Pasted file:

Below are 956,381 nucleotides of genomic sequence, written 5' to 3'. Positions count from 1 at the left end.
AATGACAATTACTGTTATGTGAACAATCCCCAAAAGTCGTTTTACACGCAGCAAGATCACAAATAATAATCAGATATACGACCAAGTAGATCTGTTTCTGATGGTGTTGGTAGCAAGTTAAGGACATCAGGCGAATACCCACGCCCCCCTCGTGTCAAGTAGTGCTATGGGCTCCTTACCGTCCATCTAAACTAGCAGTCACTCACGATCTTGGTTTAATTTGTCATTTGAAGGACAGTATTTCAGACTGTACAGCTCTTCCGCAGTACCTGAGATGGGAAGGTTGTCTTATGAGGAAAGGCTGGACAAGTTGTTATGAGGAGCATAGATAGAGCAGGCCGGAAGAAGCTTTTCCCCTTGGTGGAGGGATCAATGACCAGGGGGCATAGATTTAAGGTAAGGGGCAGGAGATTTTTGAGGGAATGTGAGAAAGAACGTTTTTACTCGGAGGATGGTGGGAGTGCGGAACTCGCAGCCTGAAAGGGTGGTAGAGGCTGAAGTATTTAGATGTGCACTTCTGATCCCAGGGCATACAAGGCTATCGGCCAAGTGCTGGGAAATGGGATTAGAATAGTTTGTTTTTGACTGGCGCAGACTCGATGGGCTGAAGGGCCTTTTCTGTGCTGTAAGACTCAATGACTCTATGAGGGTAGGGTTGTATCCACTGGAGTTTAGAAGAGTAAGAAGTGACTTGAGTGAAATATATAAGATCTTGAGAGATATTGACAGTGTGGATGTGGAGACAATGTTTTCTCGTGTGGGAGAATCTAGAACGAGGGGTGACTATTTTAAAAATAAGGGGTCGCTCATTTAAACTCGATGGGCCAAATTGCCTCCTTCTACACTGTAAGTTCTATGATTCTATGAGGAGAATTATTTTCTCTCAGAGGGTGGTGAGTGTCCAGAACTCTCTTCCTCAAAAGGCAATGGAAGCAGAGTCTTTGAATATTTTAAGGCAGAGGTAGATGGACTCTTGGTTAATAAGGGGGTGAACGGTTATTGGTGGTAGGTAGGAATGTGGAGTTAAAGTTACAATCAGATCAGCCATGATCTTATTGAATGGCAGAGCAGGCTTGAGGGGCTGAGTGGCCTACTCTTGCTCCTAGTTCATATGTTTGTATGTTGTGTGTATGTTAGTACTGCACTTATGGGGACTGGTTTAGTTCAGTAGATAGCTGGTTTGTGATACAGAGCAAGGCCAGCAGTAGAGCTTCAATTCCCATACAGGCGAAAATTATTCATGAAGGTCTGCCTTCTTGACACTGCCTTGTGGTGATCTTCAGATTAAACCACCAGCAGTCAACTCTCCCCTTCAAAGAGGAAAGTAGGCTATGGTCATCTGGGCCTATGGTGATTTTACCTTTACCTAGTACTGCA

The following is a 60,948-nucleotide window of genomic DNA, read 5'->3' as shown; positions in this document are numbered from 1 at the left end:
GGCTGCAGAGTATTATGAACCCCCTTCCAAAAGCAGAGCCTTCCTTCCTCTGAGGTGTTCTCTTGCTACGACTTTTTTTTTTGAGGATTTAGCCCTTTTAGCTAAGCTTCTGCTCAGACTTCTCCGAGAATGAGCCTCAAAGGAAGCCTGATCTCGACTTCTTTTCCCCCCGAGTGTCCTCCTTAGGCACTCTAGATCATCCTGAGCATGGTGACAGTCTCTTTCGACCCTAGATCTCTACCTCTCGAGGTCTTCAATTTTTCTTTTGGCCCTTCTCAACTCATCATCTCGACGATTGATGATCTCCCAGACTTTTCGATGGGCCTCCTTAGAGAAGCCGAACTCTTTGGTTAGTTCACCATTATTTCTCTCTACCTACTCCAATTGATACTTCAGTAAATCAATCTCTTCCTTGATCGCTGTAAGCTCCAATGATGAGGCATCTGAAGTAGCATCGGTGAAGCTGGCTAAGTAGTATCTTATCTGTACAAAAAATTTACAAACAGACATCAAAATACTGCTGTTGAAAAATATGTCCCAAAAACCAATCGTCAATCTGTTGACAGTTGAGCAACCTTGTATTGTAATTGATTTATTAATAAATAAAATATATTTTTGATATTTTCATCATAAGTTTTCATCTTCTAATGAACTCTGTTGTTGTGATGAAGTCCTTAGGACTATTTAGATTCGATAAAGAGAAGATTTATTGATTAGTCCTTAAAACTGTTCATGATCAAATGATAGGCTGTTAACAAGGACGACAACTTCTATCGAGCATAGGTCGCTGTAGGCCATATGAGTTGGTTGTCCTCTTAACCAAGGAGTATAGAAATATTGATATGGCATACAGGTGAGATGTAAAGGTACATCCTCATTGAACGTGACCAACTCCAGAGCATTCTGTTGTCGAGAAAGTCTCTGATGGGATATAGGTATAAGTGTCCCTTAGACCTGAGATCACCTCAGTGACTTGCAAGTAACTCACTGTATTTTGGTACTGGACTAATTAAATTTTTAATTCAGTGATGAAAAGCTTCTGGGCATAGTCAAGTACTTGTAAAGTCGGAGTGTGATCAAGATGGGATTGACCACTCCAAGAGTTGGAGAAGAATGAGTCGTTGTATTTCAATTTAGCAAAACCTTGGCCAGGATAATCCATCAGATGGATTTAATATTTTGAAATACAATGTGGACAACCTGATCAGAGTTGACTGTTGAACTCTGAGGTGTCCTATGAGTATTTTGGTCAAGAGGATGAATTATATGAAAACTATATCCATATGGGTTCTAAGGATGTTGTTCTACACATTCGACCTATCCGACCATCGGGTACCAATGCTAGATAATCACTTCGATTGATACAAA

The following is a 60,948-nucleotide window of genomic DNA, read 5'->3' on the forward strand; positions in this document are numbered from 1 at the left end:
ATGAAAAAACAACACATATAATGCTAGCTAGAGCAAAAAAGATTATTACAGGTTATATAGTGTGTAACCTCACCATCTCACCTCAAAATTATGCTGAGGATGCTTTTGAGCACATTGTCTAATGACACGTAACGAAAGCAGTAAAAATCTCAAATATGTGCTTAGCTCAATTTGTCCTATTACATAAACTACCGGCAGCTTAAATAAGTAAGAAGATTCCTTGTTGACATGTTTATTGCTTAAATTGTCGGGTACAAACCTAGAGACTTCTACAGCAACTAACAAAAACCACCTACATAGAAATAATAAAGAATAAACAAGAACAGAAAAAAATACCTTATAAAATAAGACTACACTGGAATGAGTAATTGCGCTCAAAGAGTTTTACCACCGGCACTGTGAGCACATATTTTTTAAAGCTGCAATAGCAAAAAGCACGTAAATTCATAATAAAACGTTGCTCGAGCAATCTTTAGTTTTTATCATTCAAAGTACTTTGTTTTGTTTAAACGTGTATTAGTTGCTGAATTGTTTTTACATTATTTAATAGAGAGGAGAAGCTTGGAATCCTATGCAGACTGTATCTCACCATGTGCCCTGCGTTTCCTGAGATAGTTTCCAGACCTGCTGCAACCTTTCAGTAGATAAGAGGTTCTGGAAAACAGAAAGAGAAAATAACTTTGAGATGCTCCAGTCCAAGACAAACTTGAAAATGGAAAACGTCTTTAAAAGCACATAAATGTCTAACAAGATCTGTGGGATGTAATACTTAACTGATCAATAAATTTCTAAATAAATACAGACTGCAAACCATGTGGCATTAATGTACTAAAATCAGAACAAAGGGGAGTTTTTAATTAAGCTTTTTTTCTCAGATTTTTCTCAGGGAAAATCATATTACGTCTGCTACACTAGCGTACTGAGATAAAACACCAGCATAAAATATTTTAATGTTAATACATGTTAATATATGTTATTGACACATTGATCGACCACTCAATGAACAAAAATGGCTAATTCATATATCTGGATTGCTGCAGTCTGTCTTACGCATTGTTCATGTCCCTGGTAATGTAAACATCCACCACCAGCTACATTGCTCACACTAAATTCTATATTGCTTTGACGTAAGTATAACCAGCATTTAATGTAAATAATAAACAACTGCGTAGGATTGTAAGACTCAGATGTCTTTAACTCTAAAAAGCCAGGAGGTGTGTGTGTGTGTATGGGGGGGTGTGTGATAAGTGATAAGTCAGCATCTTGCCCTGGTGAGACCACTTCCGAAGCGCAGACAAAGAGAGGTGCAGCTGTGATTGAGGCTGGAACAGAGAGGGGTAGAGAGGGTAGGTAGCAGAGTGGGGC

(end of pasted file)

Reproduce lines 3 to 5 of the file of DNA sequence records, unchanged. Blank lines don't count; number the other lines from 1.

The following is a 60,948-nucleotide window of genomic DNA, read 5'->3' as shown; positions in this document are numbered from 1 at the left end:
GGCTGCAGAGTATTATGAACCCCCTTCCAAAAGCAGAGCCTTCCTTCCTCTGAGGTGTTCTCTTGCTACGACTTTTTTTTTTGAGGATTTAGCCCTTTTAGCTAAGCTTCTGCTCAGACTTCTCCGAGAATGAGCCTCAAAGGAAGCCTGATCTCGACTTCTTTTCCCCCCGAGTGTCCTCCTTAGGCACTCTAGATCATCCTGAGCATGGTGACAGTCTCTTTCGACCCTAGATCTCTACCTCTCGAGGTCTTCAATTTTTCTTTTGGCCCTTCTCAACTCATCATCTCGACGATTGATGATCTCCCAGACTTTTCGATGGGCCTCCTTAGAGAAGCCGAACTCTTTGGTTAGTTCACCATTATTTCTCTCTACCTACTCCAATTGATACTTCAGTAAATCAATCTCTTCCTTGATCGCTGTAAGCTCCAATGATGAGGCATCTGAAGTAGCATCGGTGAAGCTGGCTAAGTAGTATCTTATCTGTACAAAAAATTTACAAACAGACATCAAAATACTGCTGTTGAAAAATATGTCCCAAAAACCAATCGTCAATCTGTTGACAGTTGAGCAACCTTGTATTGTAATTGATTTATTAATAAATAAAATATATTTTTGATATTTTCATCATAAGTTTTCATCTTCTAATGAACTCTGTTGTTGTGATGAAGTCCTTAGGACTATTTAGATTCGATAAAGAGAAGATTTATTGATTAGTCCTTAAAACTGTTCATGATCAAATGATAGGCTGTTAACAAGGACGACAACTTCTATCGAGCATAGGTCGCTGTAGGCCATATGAGTTGGTTGTCCTCTTAACCAAGGAGTATAGAAATATTGATATGGCATACAGGTGAGATGTAAAGGTACATCCTCATTGAACGTGACCAACTCCAGAGCATTCTGTTGTCGAGAAAGTCTCTGATGGGATATAGGTATAAGTGTCCCTTAGACCTGAGATCACCTCAGTGACTTGCAAGTAACTCACTGTATTTTGGTACTGGACTAATTAAATTTTTAATTCAGTGATGAAAAGCTTCTGGGCATAGTCAAGTACTTGTAAAGTCGGAGTGTGATCAAGATGGGATTGACCACTCCAAGAGTTGGAGAAGAATGAGTCGTTGTATTTCAATTTAGCAAAACCTTGGCCAGGATAATCCATCAGATGGATTTAATATTTTGAAATACAATGTGGACAACCTGATCAGAGTTGACTGTTGAACTCTGAGGTGTCCTATGAGTATTTTGGTCAAGAGGATGAATTATATGAAAACTATATCCATATGGGTTCTAAGGATGTTGTTCTACACATTCGACCTATCCGACCATCGGGTACCAATGCTAGATAATCACTTCGATTGATACAAA

The following is a 60,948-nucleotide window of genomic DNA, read 5'->3' on the forward strand; positions in this document are numbered from 1 at the left end: